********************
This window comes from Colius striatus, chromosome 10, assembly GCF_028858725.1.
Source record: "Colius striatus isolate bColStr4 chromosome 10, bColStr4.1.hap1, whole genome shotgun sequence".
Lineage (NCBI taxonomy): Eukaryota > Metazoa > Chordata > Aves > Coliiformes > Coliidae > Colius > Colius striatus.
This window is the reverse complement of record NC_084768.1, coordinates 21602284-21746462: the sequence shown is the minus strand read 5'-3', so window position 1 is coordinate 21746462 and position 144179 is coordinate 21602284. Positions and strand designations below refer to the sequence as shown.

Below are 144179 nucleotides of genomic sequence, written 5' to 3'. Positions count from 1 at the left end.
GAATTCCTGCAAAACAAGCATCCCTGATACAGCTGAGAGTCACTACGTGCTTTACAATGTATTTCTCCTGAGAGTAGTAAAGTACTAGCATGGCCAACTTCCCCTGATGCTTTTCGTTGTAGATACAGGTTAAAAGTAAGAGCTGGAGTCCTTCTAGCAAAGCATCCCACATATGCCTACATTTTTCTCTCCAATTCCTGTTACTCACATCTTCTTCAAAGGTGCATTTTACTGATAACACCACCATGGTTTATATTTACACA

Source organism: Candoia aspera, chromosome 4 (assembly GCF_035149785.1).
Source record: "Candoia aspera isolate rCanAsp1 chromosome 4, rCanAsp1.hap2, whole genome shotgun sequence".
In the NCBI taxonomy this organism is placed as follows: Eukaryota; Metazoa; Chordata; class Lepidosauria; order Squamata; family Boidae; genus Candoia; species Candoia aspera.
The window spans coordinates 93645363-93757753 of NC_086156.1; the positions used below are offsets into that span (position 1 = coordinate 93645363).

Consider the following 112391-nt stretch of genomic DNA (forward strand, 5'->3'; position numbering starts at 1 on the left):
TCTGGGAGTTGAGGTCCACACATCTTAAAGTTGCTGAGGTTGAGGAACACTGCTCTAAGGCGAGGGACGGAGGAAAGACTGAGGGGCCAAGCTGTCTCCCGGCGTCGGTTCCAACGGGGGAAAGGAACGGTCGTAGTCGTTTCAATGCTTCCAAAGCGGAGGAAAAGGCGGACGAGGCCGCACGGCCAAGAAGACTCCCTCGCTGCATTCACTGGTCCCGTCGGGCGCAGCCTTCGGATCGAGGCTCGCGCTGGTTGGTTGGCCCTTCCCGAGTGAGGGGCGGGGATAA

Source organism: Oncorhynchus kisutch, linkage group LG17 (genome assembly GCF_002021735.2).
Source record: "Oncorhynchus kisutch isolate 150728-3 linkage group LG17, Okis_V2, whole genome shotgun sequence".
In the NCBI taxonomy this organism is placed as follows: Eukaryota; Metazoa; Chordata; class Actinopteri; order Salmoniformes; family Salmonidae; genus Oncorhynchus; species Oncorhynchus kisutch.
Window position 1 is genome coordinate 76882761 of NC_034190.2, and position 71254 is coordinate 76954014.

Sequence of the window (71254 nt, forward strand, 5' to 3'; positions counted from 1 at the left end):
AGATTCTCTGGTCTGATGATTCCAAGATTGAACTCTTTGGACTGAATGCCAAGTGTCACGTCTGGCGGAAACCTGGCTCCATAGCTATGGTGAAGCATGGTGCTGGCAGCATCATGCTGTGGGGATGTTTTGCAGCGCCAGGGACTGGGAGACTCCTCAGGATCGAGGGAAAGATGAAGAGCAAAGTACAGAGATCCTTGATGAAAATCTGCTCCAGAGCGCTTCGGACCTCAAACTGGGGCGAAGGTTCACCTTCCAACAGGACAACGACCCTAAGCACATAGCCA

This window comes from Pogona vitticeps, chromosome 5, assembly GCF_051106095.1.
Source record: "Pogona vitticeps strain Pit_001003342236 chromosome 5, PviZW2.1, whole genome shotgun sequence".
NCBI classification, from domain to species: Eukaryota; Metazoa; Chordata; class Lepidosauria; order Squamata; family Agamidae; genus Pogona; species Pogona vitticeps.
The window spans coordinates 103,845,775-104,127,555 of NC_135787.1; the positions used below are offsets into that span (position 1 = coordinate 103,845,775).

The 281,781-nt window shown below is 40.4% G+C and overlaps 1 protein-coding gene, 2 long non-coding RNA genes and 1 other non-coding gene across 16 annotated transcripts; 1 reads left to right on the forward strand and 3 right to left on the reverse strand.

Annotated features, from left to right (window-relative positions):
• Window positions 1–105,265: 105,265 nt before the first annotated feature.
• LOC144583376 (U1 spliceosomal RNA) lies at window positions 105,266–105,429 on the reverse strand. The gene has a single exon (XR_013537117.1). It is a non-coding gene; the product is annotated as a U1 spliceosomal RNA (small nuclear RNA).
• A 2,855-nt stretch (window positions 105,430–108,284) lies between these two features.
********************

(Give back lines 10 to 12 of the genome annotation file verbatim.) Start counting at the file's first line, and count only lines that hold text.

The window spans coordinates 93645363-93757753 of NC_086156.1; the positions used below are offsets into that span (position 1 = coordinate 93645363).

Consider the following 112391-nt stretch of genomic DNA (forward strand, 5'->3'; position numbering starts at 1 on the left):
TCTGGGAGTTGAGGTCCACACATCTTAAAGTTGCTGAGGTTGAGGAACACTGCTCTAAGGCGAGGGACGGAGGAAAGACTGAGGGGCCAAGCTGTCTCCCGGCGTCGGTTCCAACGGGGGAAAGGAACGGTCGTAGTCGTTTCAATGCTTCCAAAGCGGAGGAAAAGGCGGACGAGGCCGCACGGCCAAGAAGACTCCCTCGCTGCATTCACTGGTCCCGTCGGGCGCAGCCTTCGGATCGAGGCTCGCGCTGGTTGGTTGGCCCTTCCCGAGTGAGGGGCGGGGATAA